Speech Topics

Customers Love Us … Now What?

The purpose of any business is to add some value, in some way, to someone or something outside of itself. However, organizations ultimately exist to satisfy customers and earn revenue from them. A business simply cannot survive—let alone thrive—unless it is also able to generate sufficient funds to pursue future innovations, repay and reward investors, or support social and environmental initiatives. So, how should an organization, independent of shape, size, or orientation, think about “making money?” In this presentation, I lay out a simple framework that rests on one basic premise: a business cannot improve its ability to earn from customers unless its decisions and actions are guided by customers—what they value, why they value it, when and how they value it, and so on. While this logic is intuitive, in practice it often loses out to seemingly safer, certainly easier approaches that prioritize internal considerations.

Competing on Customer Outcomes

Technology is rewriting the rules of commerce. In our era of mobile and cloud computing, the internet of things, advanced analytics, and micro-transactions, enhanced transparency is putting pressure on organizations to profit from the actual value they provide, not from what they make. Today, accountability is no longer a fashionable marketing slogan, but a strategic imperative. Customers demand it: they struggle to understand what their money buys them, and technology empowers them to challenge the promises that businesses make. Similarly, many startups tout accountability as a means to stand out from tired incumbents. In this presentation, based on my book with Oded Koenigsberg, “The Ends Game: How Smart Companies Stop Selling Products and Start Delivering Value,” I use examples from sectors as diverse and consequential as healthcare, automotive, education, media, and mining to map the gradual but relentless evolution of markets to a point where money flows to proof rather than promises. I help organizations not only grasp the fundamental challenges of this revolution, but also transform what is essentially economic waste into tangible value that market players can share.

Listen Closely: Your Algorithms Are Talking to Your Customers

In June 2017, London police cars responded to reports of a terrorist attack. Pedestrians and pub-goers in the area sensed danger and attempted to order Uber cars to head home to safety. Uber’s dynamic pricing algorithm caused rates in that part of the city to jump more than 200%. While an economist might applaud Uber’s pricing engine, I argue that constant changes in price points can negatively impact brand perception, so they need to be carefully managed. In this presentation, based on my Harvard Business Review article “The Pitfalls of Pricing Algorithms,” I show why brands need to consider more than simple math when employing algorithmic systems. I further help leaders across industries—including advertising, e-commerce, entertainment, insurance, sports, travel and utilities—minimize risk and maximize revenue while also making customers feel as if they have paid the appropriate amount for a product or service.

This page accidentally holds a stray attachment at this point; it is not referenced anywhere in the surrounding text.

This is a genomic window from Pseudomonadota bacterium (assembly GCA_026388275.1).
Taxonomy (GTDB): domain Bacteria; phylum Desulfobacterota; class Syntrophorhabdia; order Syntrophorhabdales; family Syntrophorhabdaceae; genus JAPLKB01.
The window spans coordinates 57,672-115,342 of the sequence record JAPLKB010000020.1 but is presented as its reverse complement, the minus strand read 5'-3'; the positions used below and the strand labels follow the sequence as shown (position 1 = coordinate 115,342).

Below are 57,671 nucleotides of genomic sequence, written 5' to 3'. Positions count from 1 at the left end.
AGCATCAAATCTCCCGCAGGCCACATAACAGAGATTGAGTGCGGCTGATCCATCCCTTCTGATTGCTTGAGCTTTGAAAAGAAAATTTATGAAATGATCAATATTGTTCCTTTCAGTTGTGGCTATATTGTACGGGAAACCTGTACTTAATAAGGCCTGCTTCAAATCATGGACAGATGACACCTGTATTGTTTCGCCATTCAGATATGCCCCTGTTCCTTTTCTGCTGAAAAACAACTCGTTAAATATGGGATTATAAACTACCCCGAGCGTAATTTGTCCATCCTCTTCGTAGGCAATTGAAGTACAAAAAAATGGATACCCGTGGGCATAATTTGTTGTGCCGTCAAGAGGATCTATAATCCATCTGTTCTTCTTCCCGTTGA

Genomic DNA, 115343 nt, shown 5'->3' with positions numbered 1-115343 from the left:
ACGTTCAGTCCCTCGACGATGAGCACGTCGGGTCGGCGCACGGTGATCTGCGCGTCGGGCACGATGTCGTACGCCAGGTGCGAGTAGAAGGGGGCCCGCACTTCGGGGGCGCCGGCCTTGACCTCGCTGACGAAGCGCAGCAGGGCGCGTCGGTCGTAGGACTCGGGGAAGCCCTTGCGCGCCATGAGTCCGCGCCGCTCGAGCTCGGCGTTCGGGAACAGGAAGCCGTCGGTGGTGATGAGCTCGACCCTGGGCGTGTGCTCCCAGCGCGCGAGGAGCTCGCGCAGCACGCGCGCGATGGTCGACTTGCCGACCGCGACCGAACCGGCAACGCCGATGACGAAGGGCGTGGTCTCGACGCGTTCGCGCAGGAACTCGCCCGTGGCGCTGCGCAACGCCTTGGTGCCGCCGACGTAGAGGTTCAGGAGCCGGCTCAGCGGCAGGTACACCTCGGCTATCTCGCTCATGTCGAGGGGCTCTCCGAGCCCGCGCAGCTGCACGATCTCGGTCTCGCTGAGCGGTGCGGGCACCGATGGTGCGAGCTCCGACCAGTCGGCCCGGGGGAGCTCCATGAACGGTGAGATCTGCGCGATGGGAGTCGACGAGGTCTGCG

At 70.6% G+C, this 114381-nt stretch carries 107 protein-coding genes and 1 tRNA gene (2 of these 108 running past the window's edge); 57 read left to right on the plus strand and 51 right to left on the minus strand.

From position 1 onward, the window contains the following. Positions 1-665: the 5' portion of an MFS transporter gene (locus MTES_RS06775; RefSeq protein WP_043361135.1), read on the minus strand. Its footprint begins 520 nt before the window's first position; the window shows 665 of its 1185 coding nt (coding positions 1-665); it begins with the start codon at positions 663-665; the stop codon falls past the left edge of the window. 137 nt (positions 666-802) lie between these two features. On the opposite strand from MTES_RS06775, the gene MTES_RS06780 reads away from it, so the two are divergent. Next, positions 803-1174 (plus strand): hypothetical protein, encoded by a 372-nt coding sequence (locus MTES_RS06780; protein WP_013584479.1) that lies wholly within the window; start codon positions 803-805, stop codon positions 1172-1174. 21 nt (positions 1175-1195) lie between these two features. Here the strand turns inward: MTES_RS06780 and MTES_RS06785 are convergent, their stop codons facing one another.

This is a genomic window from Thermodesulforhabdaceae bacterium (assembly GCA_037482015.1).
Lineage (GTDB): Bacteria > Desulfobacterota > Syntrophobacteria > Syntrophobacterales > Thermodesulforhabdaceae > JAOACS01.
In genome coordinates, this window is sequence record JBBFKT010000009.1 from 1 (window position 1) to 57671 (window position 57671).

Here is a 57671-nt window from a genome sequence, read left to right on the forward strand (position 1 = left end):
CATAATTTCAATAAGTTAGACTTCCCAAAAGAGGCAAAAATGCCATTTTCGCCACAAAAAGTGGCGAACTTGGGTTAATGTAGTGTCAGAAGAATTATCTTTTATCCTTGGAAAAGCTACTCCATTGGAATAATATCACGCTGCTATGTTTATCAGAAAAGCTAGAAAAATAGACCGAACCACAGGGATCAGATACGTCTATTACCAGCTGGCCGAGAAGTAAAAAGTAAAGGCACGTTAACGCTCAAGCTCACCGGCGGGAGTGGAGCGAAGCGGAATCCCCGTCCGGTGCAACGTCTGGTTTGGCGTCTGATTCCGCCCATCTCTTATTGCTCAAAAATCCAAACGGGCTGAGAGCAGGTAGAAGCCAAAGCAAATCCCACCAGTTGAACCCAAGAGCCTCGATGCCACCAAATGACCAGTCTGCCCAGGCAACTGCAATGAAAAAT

Can We Afford Sustainable Business?

Businesses are struggling with the economics of making sustainable products both affordable and profitable, but that’s because they aren’t asking the right questions. Leaders looking to move beyond “how are we going to pay for this?” need to stop thinking about price simply as a bar that they can prod up or down to get customers to buy less or more. Every price decision is comprised of additional, more strategic choices that can rally market actors around responsible behaviors and, therefore, mitigate the negative externalities of commerce before companies are forced to price them in. In this presentation, based on my Fall 2021 MIT Sloan Management Review article, I explain how leaders in every sector can achieve this by creatively rethinking the “what,” “who,” “when” and “how” embedded in every price decision. Ultimately, I argue, organizations should be caretakers of markets rather than simple producers. By using the incentives and information embedded in the price mechanism, they can allocate the responsibility for broader and fairer access, for conscientious and effective consumption, and for handling waste more efficiently.

Selling Value to Customers

The success of a revenue strategy often depends on your ability to communicate value to customers in a convincing manner. Indeed, I would argue that price is seldom a problem when the value of an offering is clearly understood by sellers and buyers alike. In this presentation, I discuss the complications that often arise when an organization attempts to sell value in a market plagued by customers that, for strategic reasons or otherwise, push back. To remedy the situation, I recommend taking five clear steps. Implementing this roadmap provides a sense of calibration and confidence that helps fight off the pressure from skeptical, stubborn clients and prospects. In my mind, organizations that “stay calm and sell value” are better equipped to capitalize on their efforts to stand out in the market, particularly when innovation and creativity are fast-paced and expensive.